Research & Commentary: Obama Administration Education Policies

Published March 26, 2012

As the 2012 elections approach, it is an appropriate time to review the president’s record on education policy. Several prominent observers have done so recently.

The president’s education policies seem to please no one extremely well. Even his teacher union allies have publicly criticized his support for policies such as charter schools and tying teacher evaluations to student test scores. Contrarian observers such as Diane Ravitch join conservative organizations such as The Heritage Foundation and commentators such as George Will in criticizing the administration’s tendency to dictate federal education policy and run roughshod over law, separation of powers, and principles of state and local control.

Those concerned about preserving or creating freedom for individuals and families fault the president’s policies for greatly restricting such freedoms, largely by expanding government intervention and requirements in many more areas of education. These include control over curriculum, tests, teacher qualifications, hiring practices, and education spending. 

The following documents offer more information about President Barack Obama’s education policies to date.


Obama’s Education Takeover
President Barack Obama has laid the groundwork for an unprecedented centralization of education policy under the guise of promoting education innovation, accountability, and student achievement, writes Lance Izumi in a short Broadside book. Obama’s new national standards, curricula, and testing shift policymaking power from individuals and communities to federal bureaucracy. Izumi examines Obama’s education policies and reveals why Americans must protect and promote the power of individuals, especially parents, to control children’s education. 

Flunking Arne Duncan
Since Education Secretary Arne Duncan likes grading educational performance so much, education historian Diane Ravitch decides to grade his. She gives him six Fs for not respecting the government’s limited role in education, breaking the law, creating a national curriculum, elevating the importance of student test scores, and more. Ultimately, nearly no national leader pleases her as a “champion for children.” 

Education: 2011 in Review
The past year has been a mixed bag for federal education policy, writes Sally Lovejoy in an education policy review for the American Action Forum. Congress has had some success reducing federal education spending and providing more choices to parents and students who attend persistently failing schools, she says, but the Obama administration has exercised unprecedented power in exerting its will over how states and school districts educate children. 

Obama Education Blueprint a Road Map to More Washington Control
Obama and his Education Department have taken the lead on increasing federal and state education spending, though this spending is at its highest level ever and the increase has done nothing to improve student achievement, writes Lindsey Burke for The Heritage Foundation. The president’s budget gives its highest domestic spending increase to the Education Department, and its blueprint for education significantly increases federal control and regulation.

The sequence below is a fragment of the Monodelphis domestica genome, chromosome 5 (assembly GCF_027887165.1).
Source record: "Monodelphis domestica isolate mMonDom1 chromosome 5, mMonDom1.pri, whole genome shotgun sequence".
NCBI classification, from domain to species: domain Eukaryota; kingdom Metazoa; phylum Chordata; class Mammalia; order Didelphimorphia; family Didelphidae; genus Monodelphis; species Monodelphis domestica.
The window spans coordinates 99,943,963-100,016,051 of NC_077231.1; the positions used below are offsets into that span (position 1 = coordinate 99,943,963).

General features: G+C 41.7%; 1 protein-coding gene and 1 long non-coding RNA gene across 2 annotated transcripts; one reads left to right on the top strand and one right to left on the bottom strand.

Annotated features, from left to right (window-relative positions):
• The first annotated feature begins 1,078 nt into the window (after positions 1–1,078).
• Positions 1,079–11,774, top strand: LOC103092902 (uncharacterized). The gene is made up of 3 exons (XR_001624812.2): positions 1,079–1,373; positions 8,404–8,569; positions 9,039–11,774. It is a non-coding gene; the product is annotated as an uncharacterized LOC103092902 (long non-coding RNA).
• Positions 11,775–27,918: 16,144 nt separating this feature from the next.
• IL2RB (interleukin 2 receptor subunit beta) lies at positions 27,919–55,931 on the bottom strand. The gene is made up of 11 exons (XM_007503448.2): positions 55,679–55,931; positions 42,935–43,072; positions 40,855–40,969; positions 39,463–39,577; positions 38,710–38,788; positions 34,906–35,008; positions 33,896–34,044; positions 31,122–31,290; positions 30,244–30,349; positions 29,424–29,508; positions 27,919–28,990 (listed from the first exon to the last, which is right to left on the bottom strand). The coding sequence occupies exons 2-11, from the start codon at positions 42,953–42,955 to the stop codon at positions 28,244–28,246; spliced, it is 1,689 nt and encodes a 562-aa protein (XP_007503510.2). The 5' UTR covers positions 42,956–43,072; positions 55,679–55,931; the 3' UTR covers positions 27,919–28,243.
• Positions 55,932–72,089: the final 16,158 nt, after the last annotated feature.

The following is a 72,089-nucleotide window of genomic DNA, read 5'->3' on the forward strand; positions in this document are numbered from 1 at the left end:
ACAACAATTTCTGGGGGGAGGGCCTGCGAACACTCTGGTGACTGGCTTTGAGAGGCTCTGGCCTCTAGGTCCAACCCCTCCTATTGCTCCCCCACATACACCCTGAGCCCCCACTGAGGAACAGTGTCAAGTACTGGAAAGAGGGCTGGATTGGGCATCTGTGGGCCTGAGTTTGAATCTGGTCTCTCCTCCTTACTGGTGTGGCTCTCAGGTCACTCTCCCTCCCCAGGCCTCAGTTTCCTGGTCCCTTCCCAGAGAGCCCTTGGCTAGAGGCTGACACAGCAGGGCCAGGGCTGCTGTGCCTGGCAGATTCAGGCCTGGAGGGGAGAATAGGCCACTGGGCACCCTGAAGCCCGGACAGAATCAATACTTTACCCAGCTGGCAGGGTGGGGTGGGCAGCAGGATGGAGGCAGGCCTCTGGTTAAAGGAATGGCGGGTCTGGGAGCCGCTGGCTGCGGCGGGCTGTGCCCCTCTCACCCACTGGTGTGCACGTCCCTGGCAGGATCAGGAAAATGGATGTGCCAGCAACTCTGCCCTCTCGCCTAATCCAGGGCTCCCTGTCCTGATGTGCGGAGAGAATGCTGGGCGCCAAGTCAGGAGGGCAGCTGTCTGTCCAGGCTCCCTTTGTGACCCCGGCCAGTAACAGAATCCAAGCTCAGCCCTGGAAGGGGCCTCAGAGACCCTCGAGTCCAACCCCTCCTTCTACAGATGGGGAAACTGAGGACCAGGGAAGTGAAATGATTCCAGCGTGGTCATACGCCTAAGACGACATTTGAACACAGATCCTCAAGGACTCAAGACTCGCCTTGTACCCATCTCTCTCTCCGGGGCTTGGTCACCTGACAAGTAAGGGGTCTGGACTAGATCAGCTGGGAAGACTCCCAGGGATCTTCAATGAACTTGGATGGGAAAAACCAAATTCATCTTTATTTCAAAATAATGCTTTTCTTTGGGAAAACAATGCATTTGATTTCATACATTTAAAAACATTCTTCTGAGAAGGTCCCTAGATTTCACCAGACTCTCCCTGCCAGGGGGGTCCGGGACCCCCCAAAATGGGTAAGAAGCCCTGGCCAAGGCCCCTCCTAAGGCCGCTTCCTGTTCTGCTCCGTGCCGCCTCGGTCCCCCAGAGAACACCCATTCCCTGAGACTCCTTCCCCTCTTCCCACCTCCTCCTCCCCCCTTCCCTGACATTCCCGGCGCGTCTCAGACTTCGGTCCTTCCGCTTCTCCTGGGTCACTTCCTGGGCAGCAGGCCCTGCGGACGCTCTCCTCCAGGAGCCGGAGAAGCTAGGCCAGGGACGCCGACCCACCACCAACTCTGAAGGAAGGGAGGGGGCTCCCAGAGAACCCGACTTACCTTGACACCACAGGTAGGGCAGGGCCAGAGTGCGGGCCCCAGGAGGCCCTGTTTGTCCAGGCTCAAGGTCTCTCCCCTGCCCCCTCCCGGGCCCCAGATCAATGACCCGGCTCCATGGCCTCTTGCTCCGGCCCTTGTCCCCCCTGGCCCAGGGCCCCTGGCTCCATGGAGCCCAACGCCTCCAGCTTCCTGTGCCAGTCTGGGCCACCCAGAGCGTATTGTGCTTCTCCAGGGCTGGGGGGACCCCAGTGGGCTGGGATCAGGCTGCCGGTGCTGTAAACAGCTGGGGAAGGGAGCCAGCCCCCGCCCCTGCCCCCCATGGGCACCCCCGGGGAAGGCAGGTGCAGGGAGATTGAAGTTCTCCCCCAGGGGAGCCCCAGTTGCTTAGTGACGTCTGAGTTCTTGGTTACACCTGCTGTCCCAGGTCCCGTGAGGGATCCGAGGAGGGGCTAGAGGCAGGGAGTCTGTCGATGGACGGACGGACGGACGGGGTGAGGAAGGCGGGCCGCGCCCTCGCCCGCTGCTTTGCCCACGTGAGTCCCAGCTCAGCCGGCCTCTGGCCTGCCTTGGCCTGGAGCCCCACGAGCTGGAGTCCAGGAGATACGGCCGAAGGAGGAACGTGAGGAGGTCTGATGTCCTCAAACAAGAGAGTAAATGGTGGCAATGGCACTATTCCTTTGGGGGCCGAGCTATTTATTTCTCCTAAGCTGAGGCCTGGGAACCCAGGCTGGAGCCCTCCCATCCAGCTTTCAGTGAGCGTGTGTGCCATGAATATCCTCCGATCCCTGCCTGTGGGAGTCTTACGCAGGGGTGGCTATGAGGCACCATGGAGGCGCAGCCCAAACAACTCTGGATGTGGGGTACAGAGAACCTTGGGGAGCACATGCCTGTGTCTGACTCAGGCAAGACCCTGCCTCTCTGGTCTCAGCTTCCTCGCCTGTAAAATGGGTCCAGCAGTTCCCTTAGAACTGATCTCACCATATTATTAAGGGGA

Obama’s Education Record: Does the Reality Match the Rhetoric?
Obama and Duncan have governed better on education reform than any of their Democratic predecessors, write Michael Petrilli and Tyson Eberhardt for Education Next. But to ignore the shortcomings of the president’s K-12 education record would be a mistake, and bad for the country, they write. The administration deserves to be pressed on the cost-effectiveness of its education bailouts, the results of its Race to the Top initiative, and the wisdom of its approach to federalism and separation of powers. 

Waive to the Top: The Dangers of Legislating Education Policy from the Executive Branch
Obama has announced a way to help states evade No Child Left Behind’s requirements: granting waivers from the law’s accountability requirements if states agree to a series of conditions. Although many states are enthusiastic about obtaining this relief, the waiver plan poses several notable risks, which Benjamin Riley discusses in an Education Outlook for the American Enterprise Institute. Legally, it remains to be seen whether the executive branch has the authority to craft national education policy without congressional approval. Politically, support for waivers may wane as states begin to implement these policies, particularly with Common Core standards. And logistically, creating two wholly different federal accountability regimes poses an incredible challenge for oversight. 

Restructuring Public Education for the 21st Century
The United States is losing its edge in producing highly intelligent, creative young adults equal to the requirements of global enterprise, writes Linus Wright for the National Center for Policy Analysis. American public education needs a complete restructuring to support the development of critical thinkers ready to assume their positions as productive citizens of a free society.



Nothing in this Research & Commentary is intended to influence the passage of legislation, and it does not necessarily represent the views of The Heartland Institute. For further information on this and other topics, visit the School Reform News Web site at, The Heartland Institute’s Web site at, and PolicyBot, Heartland’s free online research database, at

If you have any questions about this issue or The Heartland Institute, contact Heartland education policy research fellow Joy Pullmann, at 312/377-4000 or [email protected].